Polyglot Notebooks – Now with .NET 7, C# 11, and F# 7 Support!
We are pleased to announce the December 2022 improvements to Polyglot Notebooks for Visual Studio Code. Make sure to install the Polyglot Notebooks extension from the VS Code Marketplace, or install it directly from the extension gallery in Visual Studio Code. If you haven’t read about our latest announcement regarding the difference between .NET Interactive and Polyglot Notebooks, we recommend you read this first.
Upgrade to .NET 7
Polyglot Notebooks has recently upgraded to depend on .NET 7. The extension now requires the .NET 7 SDK to work so update today! To learn more about .NET 7, read our announcement!
Support for C# 11 and F# 7
As part of the upgrade to .NET 7, Polyglot Notebooks now has support for C# 11 and F# 7. To see all the exciting new features you can use in Polyglot Notebooks, review the following resources:
Improvements to SQL and KQL with the new dynamic kernel picker
When establishing a connection with a Microsoft SQL Server or Kusto Cluster, you need to alias the connection using the
–kernel-name parameter in the
#!connect command. In order to then declare which database connection you want to query against, you previously would have had to add a magic command using the alias at the beginning of each cell.
Before the dynamic kernel picker:
With the dynamic kernel picker, you can now declare which database connection you are querying in the bottom right of the cell instead of using a magic command. Simply add a new code cell after establishing your connection, click on the dynamic kernel picker, and select the alias you created for your connection. Then write your native SQL or Kusto code!
With the dynamic kernel picker:
Be sure to download the Polyglot Notebooks extension for Visual Studio Code now to try out the above improvements. If you run into any problems or have suggestions, please file an issue on the .NET Interactive GitHub page.
Is there any plans for adding extension for visual studio (not code) 2022 ? Given the large focus on supporting various .Net language and that visual studio is a powerfool tool for many .Net developers.
Not at this time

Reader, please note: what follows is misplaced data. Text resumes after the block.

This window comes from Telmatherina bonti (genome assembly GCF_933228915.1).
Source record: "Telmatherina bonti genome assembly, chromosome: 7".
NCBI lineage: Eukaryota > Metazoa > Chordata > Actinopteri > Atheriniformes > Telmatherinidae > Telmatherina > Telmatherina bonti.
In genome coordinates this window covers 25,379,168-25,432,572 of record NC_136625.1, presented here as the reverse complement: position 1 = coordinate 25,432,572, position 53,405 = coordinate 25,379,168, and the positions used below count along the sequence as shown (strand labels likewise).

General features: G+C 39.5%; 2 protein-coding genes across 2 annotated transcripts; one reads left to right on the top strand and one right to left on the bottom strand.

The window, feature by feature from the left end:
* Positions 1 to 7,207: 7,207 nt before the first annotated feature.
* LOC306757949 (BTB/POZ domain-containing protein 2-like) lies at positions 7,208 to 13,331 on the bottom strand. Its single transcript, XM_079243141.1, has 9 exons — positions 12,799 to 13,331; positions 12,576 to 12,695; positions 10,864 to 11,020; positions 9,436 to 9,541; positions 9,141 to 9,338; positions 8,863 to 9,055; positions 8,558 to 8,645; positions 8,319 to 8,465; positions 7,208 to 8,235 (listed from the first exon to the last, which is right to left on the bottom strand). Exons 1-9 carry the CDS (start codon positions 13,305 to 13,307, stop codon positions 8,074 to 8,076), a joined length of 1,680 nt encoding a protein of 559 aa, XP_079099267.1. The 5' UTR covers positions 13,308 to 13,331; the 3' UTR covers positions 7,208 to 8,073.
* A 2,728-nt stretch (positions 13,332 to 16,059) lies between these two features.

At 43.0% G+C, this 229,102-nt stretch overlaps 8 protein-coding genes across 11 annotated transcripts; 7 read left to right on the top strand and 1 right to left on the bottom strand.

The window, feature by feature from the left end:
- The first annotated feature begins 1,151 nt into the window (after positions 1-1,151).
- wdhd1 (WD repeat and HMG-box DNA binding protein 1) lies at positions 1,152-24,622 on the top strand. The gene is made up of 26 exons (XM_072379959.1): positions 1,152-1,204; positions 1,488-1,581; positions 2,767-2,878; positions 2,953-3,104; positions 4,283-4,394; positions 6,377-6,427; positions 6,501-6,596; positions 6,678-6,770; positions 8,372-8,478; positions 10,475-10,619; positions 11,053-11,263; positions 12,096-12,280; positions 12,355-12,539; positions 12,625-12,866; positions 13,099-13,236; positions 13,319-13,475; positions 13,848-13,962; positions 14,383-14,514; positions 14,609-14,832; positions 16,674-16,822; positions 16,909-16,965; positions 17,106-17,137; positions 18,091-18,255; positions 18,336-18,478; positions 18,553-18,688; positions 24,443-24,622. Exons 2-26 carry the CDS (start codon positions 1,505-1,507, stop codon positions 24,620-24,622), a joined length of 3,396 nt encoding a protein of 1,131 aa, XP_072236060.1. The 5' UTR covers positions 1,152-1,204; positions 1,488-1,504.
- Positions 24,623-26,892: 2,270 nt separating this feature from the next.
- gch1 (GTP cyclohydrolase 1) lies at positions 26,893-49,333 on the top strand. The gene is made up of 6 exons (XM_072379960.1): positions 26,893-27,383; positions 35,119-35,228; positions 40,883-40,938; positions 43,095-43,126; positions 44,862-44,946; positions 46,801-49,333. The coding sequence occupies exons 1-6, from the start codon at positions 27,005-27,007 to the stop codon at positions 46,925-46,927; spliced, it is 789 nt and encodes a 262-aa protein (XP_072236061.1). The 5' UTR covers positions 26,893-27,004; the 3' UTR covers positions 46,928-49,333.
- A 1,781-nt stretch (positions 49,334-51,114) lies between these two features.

I would love to jump into this in a big way, but I now have major “abandonment issues” when it comes to all things Microsoft.
These are one of the coolest things no one else has noticed yet, for sure. Been using it for a little while now and it’s really phenomenal! You can basically make documentation or tutorials for onboarding new employees or training junior devs (whatever you imagine) and then you can run it whenever you want, one click, no console application project template or anything. You can put a demo in one of these for clients to show how your SDK or web API works, I’m realizing you’re only really limited by creativity. I like having the notebook open in VS Code while I work in Visual Studio or Rider, as I can test a NuGet package in seconds and see if I like it and if it solves the issue I had in mind. I’d really like to see more effort and resources go into powering this thing up and extending the capabilities. I really want to have it in a stand-alone form and as a VSIX extension for VS 2022.
I applaud everyone who’s been working on this, I would not have imagined it would be this cool and useful, I guess because I wasn’t imaginative enough to think of combining it with a markdown editing system and letting you insert arbitrary “blocks” of any language wherever you want to. So, yesssss, MORE PLEASE!!! Love it!!!
this is painful as .net 7 is not LTS. I would ask to support .NET 6.0 as well!